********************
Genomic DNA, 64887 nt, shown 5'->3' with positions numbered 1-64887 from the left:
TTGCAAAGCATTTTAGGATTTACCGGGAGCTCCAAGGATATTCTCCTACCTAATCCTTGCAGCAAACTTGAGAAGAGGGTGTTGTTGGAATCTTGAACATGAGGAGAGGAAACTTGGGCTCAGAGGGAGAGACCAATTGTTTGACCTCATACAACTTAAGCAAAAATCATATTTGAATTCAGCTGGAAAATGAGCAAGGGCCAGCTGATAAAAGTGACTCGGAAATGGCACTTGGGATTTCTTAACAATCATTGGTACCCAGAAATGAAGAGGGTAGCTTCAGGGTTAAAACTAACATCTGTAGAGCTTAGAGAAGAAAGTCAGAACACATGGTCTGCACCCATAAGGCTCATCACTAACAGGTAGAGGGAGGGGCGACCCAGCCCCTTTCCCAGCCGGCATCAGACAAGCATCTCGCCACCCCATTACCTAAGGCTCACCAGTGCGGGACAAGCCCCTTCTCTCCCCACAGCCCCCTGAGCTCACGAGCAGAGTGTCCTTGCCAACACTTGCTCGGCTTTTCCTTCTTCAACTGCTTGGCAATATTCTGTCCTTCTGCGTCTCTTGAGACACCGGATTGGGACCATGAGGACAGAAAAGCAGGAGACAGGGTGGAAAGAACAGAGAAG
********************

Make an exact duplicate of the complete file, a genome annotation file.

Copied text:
Genomic DNA, 64887 nt, shown 5'->3' with positions numbered 1-64887 from the left:
TTGCAAAGCATTTTAGGATTTACCGGGAGCTCCAAGGATATTCTCCTACCTAATCCTTGCAGCAAACTTGAGAAGAGGGTGTTGTTGGAATCTTGAACATGAGGAGAGGAAACTTGGGCTCAGAGGGAGAGACCAATTGTTTGACCTCATACAACTTAAGCAAAAATCATATTTGAATTCAGCTGGAAAATGAGCAAGGGCCAGCTGATAAAAGTGACTCGGAAATGGCACTTGGGATTTCTTAACAATCATTGGTACCCAGAAATGAAGAGGGTAGCTTCAGGGTTAAAACTAACATCTGTAGAGCTTAGAGAAGAAAGTCAGAACACATGGTCTGCACCCATAAGGCTCATCACTAACAGGTAGAGGGAGGGGCGACCCAGCCCCTTTCCCAGCCGGCATCAGACAAGCATCTCGCCACCCCATTACCTAAGGCTCACCAGTGCGGGACAAGCCCCTTCTCTCCCCACAGCCCCCTGAGCTCACGAGCAGAGTGTCCTTGCCAACACTTGCTCGGCTTTTCCTTCTTCAACTGCTTGGCAATATTCTGTCCTTCTGCGTCTCTTGAGACACCGGATTGGGACCATGAGGACAGAAAAGCAGGAGACAGGGTGGAAAGAACAGAGAAG